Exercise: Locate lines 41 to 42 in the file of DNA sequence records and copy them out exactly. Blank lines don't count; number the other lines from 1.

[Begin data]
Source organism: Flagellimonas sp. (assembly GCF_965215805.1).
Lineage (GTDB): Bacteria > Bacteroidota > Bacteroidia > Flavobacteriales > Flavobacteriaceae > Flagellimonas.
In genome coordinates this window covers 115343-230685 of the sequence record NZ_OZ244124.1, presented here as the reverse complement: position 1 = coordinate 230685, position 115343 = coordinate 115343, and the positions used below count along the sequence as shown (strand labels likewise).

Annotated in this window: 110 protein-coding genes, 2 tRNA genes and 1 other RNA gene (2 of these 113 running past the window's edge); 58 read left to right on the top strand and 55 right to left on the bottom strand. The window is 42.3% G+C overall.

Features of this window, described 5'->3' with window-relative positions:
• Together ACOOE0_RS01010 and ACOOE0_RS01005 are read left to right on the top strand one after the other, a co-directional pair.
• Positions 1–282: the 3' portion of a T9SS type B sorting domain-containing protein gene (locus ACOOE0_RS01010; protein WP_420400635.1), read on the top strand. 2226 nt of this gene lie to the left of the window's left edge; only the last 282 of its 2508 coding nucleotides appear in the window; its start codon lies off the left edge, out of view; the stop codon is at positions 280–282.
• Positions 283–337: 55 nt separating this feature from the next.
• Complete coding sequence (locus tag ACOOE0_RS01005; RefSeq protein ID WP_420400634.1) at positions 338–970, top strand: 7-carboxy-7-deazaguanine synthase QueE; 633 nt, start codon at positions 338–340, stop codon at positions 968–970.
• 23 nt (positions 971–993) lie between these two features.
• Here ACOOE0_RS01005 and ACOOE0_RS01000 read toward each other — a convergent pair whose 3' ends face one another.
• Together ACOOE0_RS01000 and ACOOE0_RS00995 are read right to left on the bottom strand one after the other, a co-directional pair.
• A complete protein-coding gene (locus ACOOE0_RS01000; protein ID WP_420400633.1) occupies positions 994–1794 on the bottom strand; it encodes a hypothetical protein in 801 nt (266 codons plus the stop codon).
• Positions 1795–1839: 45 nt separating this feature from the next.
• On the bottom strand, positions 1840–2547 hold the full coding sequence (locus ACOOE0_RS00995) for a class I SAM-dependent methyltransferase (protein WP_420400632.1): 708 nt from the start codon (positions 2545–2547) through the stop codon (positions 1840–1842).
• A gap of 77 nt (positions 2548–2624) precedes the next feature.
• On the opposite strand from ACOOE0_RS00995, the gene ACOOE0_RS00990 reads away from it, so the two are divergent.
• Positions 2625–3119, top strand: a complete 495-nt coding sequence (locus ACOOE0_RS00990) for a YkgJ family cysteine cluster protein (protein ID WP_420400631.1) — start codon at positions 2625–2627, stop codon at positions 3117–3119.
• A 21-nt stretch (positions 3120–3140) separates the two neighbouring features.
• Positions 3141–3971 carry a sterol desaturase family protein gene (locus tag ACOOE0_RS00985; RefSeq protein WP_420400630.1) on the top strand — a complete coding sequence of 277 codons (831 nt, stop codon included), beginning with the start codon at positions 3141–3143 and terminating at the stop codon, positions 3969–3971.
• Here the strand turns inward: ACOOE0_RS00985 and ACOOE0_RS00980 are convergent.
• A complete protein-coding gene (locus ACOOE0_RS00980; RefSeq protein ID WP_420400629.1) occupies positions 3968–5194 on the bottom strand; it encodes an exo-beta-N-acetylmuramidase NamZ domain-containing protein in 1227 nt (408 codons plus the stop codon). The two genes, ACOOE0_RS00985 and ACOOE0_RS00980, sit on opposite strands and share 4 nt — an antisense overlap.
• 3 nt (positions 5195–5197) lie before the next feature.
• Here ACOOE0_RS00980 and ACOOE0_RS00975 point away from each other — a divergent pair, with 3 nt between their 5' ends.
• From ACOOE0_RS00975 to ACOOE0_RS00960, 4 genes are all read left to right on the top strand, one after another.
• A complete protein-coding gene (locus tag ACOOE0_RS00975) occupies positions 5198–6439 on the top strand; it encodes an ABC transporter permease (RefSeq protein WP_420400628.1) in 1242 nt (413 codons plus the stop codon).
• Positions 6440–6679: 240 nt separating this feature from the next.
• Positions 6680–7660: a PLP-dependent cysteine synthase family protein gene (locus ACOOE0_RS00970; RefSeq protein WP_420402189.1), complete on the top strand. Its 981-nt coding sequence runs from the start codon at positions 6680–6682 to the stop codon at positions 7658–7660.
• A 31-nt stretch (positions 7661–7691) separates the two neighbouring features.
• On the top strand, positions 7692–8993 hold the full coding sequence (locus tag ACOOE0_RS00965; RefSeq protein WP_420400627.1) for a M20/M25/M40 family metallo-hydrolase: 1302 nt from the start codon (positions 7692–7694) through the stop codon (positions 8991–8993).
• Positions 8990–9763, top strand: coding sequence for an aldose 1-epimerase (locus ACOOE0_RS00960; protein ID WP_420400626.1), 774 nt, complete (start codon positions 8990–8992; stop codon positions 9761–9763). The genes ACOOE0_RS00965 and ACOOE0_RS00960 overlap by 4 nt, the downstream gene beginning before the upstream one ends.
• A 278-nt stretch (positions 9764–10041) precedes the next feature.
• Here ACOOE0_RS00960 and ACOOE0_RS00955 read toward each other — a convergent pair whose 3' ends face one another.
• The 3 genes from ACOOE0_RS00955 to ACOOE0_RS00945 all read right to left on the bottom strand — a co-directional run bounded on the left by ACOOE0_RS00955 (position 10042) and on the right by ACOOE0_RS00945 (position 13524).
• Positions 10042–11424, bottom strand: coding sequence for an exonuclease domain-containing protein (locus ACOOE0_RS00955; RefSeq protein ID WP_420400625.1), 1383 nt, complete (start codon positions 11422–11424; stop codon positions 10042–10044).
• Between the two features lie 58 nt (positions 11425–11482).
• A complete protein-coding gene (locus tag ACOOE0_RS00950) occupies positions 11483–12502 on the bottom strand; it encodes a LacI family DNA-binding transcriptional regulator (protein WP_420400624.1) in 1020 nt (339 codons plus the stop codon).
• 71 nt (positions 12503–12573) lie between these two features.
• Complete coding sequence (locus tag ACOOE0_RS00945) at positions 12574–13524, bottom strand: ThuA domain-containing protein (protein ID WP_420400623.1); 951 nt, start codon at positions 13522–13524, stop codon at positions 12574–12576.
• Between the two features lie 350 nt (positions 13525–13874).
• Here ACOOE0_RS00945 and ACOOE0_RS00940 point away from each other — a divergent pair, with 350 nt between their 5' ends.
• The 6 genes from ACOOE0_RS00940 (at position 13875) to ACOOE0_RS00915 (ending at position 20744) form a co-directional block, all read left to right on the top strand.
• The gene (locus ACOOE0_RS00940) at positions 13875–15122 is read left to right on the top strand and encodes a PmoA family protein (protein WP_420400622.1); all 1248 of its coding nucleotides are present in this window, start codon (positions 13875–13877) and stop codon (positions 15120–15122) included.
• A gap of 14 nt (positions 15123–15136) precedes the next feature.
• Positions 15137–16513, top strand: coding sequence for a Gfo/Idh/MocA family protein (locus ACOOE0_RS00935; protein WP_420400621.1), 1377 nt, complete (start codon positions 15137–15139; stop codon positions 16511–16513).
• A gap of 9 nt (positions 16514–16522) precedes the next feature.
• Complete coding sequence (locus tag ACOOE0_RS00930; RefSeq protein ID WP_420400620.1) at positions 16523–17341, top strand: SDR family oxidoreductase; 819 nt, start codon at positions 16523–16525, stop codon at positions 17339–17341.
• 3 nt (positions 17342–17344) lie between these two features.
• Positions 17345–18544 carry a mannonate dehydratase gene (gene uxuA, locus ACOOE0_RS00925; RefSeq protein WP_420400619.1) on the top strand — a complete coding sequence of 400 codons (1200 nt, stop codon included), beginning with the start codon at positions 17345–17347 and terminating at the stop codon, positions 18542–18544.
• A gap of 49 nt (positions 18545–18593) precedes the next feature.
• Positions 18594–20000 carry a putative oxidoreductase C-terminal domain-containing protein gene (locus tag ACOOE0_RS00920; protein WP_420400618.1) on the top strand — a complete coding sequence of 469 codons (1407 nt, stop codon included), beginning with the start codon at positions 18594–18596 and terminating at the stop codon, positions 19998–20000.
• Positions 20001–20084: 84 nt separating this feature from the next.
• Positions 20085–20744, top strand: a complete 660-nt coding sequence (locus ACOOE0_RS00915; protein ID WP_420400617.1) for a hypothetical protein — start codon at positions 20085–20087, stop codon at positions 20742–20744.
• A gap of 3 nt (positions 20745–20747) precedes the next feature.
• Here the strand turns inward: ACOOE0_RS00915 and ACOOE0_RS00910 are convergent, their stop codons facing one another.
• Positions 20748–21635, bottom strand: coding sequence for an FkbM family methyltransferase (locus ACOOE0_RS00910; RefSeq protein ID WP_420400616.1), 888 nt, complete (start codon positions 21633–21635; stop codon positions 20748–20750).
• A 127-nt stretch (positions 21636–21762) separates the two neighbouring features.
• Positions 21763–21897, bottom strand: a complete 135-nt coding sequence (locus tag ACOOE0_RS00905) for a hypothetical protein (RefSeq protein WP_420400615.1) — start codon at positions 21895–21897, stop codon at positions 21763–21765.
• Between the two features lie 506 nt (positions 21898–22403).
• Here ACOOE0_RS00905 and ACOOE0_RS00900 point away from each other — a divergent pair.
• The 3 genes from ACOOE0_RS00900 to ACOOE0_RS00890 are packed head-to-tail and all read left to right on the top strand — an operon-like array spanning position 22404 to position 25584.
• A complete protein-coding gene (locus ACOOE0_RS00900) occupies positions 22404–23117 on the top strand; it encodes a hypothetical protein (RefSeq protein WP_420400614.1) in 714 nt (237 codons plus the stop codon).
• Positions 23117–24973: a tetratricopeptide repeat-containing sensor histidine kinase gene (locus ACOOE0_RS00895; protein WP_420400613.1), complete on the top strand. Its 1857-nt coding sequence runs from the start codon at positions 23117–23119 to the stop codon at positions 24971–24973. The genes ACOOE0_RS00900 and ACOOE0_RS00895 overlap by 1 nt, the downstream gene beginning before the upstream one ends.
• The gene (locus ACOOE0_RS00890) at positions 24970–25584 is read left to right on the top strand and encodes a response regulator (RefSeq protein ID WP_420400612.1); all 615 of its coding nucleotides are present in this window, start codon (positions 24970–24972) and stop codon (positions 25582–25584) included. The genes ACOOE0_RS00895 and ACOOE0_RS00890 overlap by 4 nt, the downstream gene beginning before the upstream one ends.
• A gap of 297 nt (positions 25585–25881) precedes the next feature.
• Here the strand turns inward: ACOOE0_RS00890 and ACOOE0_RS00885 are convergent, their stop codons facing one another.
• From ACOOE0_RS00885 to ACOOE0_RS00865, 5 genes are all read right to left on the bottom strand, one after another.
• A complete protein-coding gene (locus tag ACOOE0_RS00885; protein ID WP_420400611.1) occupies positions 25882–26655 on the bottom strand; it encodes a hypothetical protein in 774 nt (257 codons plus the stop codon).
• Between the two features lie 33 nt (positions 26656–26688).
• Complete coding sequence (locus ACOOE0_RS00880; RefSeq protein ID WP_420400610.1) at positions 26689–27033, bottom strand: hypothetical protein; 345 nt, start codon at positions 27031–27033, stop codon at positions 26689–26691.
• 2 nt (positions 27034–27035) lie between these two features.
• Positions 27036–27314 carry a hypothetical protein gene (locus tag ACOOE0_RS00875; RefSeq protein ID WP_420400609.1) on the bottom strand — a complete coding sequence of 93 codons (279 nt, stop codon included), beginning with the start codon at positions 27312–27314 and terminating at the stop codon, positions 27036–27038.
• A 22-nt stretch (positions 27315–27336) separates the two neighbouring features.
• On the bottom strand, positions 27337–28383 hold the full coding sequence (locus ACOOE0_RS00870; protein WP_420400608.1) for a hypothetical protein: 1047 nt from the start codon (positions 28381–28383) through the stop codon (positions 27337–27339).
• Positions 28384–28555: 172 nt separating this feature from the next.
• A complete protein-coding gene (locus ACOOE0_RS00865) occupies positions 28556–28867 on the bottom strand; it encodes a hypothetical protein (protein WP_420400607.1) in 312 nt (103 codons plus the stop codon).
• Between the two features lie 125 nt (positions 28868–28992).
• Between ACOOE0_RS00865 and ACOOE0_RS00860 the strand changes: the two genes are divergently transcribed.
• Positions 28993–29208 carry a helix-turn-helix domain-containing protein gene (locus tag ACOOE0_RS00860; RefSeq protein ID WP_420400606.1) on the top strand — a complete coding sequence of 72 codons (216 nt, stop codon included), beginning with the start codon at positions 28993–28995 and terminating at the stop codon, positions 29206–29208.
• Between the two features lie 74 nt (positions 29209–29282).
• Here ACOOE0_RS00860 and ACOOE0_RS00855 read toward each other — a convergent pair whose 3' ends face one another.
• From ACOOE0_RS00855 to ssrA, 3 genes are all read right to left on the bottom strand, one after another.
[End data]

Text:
• Here ACOOE0_RS00945 and ACOOE0_RS00940 point away from each other — a divergent pair, with 350 nt between their 5' ends.
• The 6 genes from ACOOE0_RS00940 (at position 13875) to ACOOE0_RS00915 (ending at position 20744) form a co-directional block, all read left to right on the top strand.